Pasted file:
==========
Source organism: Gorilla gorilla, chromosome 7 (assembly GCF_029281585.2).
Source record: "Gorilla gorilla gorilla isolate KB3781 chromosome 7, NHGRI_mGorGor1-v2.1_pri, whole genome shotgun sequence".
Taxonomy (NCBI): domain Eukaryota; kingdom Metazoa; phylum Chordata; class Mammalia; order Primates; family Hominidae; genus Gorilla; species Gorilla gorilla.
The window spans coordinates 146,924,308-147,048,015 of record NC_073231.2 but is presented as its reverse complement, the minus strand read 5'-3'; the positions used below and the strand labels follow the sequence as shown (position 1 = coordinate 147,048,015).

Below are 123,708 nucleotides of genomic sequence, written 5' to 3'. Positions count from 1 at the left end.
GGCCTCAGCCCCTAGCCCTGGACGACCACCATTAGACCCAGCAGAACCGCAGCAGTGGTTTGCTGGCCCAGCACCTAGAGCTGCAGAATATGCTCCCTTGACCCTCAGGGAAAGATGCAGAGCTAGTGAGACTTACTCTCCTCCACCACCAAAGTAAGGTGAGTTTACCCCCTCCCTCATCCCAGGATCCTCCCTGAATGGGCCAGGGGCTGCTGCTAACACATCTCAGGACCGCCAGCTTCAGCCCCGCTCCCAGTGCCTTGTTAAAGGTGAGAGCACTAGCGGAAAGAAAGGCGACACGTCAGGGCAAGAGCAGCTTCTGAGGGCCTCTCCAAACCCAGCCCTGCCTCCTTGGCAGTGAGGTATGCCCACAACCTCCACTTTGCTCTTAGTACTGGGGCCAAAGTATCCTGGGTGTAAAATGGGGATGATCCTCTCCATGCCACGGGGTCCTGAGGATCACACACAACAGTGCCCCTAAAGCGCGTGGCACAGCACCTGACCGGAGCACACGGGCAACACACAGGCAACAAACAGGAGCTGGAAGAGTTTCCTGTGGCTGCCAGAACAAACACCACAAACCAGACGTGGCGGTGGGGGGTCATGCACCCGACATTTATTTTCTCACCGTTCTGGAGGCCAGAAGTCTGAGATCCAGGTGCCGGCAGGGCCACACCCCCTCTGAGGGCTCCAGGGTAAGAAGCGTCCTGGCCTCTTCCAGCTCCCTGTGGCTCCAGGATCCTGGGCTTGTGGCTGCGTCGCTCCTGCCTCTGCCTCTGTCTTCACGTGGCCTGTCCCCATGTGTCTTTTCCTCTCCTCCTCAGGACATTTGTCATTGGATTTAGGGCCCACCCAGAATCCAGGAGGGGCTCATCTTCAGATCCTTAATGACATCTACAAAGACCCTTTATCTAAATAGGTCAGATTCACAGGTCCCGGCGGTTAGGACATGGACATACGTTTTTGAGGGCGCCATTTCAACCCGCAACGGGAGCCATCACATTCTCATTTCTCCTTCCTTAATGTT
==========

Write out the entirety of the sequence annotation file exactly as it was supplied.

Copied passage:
Source organism: Gorilla gorilla, chromosome 7 (assembly GCF_029281585.2).
Source record: "Gorilla gorilla gorilla isolate KB3781 chromosome 7, NHGRI_mGorGor1-v2.1_pri, whole genome shotgun sequence".
Taxonomy (NCBI): domain Eukaryota; kingdom Metazoa; phylum Chordata; class Mammalia; order Primates; family Hominidae; genus Gorilla; species Gorilla gorilla.
The window spans coordinates 146,924,308-147,048,015 of record NC_073231.2 but is presented as its reverse complement, the minus strand read 5'-3'; the positions used below and the strand labels follow the sequence as shown (position 1 = coordinate 147,048,015).

Below are 123,708 nucleotides of genomic sequence, written 5' to 3'. Positions count from 1 at the left end.
GGCCTCAGCCCCTAGCCCTGGACGACCACCATTAGACCCAGCAGAACCGCAGCAGTGGTTTGCTGGCCCAGCACCTAGAGCTGCAGAATATGCTCCCTTGACCCTCAGGGAAAGATGCAGAGCTAGTGAGACTTACTCTCCTCCACCACCAAAGTAAGGTGAGTTTACCCCCTCCCTCATCCCAGGATCCTCCCTGAATGGGCCAGGGGCTGCTGCTAACACATCTCAGGACCGCCAGCTTCAGCCCCGCTCCCAGTGCCTTGTTAAAGGTGAGAGCACTAGCGGAAAGAAAGGCGACACGTCAGGGCAAGAGCAGCTTCTGAGGGCCTCTCCAAACCCAGCCCTGCCTCCTTGGCAGTGAGGTATGCCCACAACCTCCACTTTGCTCTTAGTACTGGGGCCAAAGTATCCTGGGTGTAAAATGGGGATGATCCTCTCCATGCCACGGGGTCCTGAGGATCACACACAACAGTGCCCCTAAAGCGCGTGGCACAGCACCTGACCGGAGCACACGGGCAACACACAGGCAACAAACAGGAGCTGGAAGAGTTTCCTGTGGCTGCCAGAACAAACACCACAAACCAGACGTGGCGGTGGGGGGTCATGCACCCGACATTTATTTTCTCACCGTTCTGGAGGCCAGAAGTCTGAGATCCAGGTGCCGGCAGGGCCACACCCCCTCTGAGGGCTCCAGGGTAAGAAGCGTCCTGGCCTCTTCCAGCTCCCTGTGGCTCCAGGATCCTGGGCTTGTGGCTGCGTCGCTCCTGCCTCTGCCTCTGTCTTCACGTGGCCTGTCCCCATGTGTCTTTTCCTCTCCTCCTCAGGACATTTGTCATTGGATTTAGGGCCCACCCAGAATCCAGGAGGGGCTCATCTTCAGATCCTTAATGACATCTACAAAGACCCTTTATCTAAATAGGTCAGATTCACAGGTCCCGGCGGTTAGGACATGGACATACGTTTTTGAGGGCGCCATTTCAACCCGCAACGGGAGCCATCACATTCTCATTTCTCCTTCCTTAATGTT